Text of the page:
HAKEWILL, William (1574-1655), of Wendover, Bucks.

Published in The History of Parliament: the House of Commons 1558-1603, ed. P.W. Hasler, 1981
Available from Boydell and Brewer



Family and Education

bap. 30 Oct. 1574, 1st s. of John Hakewill of Exeter by Thomasine, da. of John Peryam. educ. ?Exeter Coll. Oxf.;2 Staple Inn; L. Inn 1598, called 1606. m. 1617, Elizabeth (d. June 1652), da. of (Sir) Henry Woodhouse of Waxham, Norf., at least 2s. suc. fa. 1615.

Offices Held

Bencher, L. Inn by 1616, Lent reader 1625, keeper of the black bk. 1633, treasurer 1637-8; master in Chancery 1647-52; receiver, duchy of Lancaster, Bucks. Berks. after 1603.

Member, Antiq Soc. c.1591.


Hakewill was a distinguished Member of Parliament, constitutional lawyer and historian, whose career lies almost entirely outside the Elizabethan period. By his marriage he was related to the Bacon and Killigrew families. Though his own family came from Exeter, he went to live at Bucksbridge House, and later at the Hale, Wendover, which was doubtless more convenient than the west country for his career at Lincoln’s Inn, where he was for many years one of the principal benchers. Wood described him as

a grave and judicious counsellor [who] out of his great and long conversation with antiquity, did extract several remarkable observations concerning the liberty of the subject and [the] manner of holding Parliament.3

Hakewill was related to William Peryam, the judge, patron of the borough of Bossiney at the end of Elizabeth’s reign, and it was doubtless on his nomination that Hakewill sat for Bossiney in 1601. An active member of the Commons even at the outset of his parliamentary career, Hakewill spoke in debates in the 1601 Parliament. On 21 Nov. in the debate on monopolies, a list of all existing patents was read out, after which Hakewill asked:

‘Is not bread there?’ ‘Bread?’, quoth one. ‘Bread?’, quoth another. ‘This voice seems strange’, quoth another. ‘This voice seems strange’, quoth a third [sic]. ‘No’, quoth Mr. Hackwell, ‘If order be not taken for these, bread will be there before the next Parliament’.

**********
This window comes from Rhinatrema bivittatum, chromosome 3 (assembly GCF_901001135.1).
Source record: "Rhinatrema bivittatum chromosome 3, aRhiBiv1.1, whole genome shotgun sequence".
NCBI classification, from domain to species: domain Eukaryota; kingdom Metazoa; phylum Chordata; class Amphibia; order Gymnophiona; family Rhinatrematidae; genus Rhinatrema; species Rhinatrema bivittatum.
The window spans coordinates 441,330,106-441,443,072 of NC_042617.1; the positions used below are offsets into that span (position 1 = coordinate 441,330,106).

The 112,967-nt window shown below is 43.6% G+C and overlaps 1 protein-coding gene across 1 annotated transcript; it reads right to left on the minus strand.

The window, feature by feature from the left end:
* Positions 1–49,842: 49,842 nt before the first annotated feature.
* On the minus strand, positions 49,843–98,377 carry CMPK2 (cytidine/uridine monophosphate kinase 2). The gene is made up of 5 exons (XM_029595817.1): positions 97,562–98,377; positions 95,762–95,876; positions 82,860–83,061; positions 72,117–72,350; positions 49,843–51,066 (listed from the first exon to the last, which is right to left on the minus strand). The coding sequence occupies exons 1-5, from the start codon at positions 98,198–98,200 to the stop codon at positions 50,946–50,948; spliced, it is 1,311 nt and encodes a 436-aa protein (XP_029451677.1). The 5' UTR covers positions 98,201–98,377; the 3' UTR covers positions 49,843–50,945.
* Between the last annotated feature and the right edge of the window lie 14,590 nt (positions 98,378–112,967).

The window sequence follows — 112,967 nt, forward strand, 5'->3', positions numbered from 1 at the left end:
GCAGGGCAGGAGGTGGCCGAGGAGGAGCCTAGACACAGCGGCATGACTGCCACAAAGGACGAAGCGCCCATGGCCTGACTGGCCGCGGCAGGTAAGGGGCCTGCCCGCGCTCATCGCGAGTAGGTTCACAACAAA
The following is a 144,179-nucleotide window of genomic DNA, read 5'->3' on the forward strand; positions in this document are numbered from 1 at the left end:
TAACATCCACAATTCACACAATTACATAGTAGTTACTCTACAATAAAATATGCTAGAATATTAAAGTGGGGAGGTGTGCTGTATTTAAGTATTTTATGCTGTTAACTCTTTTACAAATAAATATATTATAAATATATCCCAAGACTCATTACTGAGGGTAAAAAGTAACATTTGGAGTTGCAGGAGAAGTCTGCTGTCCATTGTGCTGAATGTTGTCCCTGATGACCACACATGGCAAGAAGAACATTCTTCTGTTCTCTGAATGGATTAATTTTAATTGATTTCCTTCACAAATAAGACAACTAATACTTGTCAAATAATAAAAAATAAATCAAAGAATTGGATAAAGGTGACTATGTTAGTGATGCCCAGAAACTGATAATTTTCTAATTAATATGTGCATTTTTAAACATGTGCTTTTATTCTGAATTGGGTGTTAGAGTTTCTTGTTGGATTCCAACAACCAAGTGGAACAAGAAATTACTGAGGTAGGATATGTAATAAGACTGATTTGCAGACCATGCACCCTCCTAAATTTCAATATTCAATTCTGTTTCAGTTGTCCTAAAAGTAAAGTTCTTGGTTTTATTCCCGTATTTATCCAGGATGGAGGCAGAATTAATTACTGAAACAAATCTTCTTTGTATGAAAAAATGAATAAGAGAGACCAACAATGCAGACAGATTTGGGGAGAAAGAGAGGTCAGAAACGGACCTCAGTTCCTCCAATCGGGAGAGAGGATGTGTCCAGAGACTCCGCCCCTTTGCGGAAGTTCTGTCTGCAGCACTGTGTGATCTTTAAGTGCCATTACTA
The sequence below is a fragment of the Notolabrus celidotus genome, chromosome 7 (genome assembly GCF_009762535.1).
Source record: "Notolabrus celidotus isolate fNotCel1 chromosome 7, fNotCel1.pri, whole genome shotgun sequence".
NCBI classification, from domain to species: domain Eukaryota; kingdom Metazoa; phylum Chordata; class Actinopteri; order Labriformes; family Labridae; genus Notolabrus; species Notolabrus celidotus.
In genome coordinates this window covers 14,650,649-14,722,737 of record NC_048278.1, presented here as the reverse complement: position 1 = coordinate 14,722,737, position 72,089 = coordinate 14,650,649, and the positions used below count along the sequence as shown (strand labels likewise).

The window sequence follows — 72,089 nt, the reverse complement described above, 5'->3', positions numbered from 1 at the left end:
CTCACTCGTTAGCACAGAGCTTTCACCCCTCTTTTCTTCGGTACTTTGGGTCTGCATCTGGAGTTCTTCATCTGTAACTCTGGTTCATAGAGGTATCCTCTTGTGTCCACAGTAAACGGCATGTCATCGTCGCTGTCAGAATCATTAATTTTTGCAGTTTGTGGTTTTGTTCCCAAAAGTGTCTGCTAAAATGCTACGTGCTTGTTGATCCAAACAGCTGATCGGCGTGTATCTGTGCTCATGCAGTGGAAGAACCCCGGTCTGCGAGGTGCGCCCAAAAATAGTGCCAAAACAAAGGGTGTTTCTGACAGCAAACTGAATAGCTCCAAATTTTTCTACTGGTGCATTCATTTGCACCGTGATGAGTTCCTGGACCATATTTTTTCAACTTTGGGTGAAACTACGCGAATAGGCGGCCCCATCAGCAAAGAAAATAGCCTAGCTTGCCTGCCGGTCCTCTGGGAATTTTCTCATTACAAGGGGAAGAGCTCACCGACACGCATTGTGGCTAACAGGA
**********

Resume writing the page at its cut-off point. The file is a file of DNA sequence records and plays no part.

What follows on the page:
On 3 Dec. he intervened in the debate on the avoidance of the double payment of debts, opposing the bill. He spoke three times on the subject of iron ordnance, attempting to rescue the bill against the export of ordnance from the ‘everlasting sleep’ into which it had fallen (8, 10, 18 Dec.). He attempted to revive another bill on 14 Dec. concerning soldiers, mariners and the maintenance of shipping, reasoning in the following manner:

It was well said by one that ships were the walls of our kingdom, which if we suffer to decay, as I am certainly assured they are decaying, not only a quarter, or third part, but even half, and as our strength diminisheth, so our enemies increase.

He seems not to have been named to any committee in 1601.4

Of puritan religious convictions, Hakewill expressed the wish in his will that the cost of his funeral should not exceed £40. He made bequests to his eldest son William and his second son Robert, and appointed William Fretwell and Henry Harris executors. He died 31 Oct. 1655, aged 81.5

Ref Volumes: 1558-1603

Author: N.M.S.


  • 1. Did not serve for the full duration of the Parliament.
  • 2. Reg. Univ. Oxf. ii(1), p. 263; Wood, Ath. Ox. ed. Bliss, iii. 231-2, suggests Exeter 1601.
  • 3. DNB ; Vivian, Vis. Devon, 437, 603; Lipscomb, Bucks. ii. 490; L. Inn Black Bk. ii. passim; Spedding, Bacon, vi. 208.
  • 4. D’Ewes, 648, 667, 671, 677, 688; Neale, Parlts. ii. 419-20; Townshend, Hist. Colls. 239, 283, 284, 293, 294, 307, 323, 333.
  • 5. VCH Bucks. iii. 27; PCC 442 Aylett.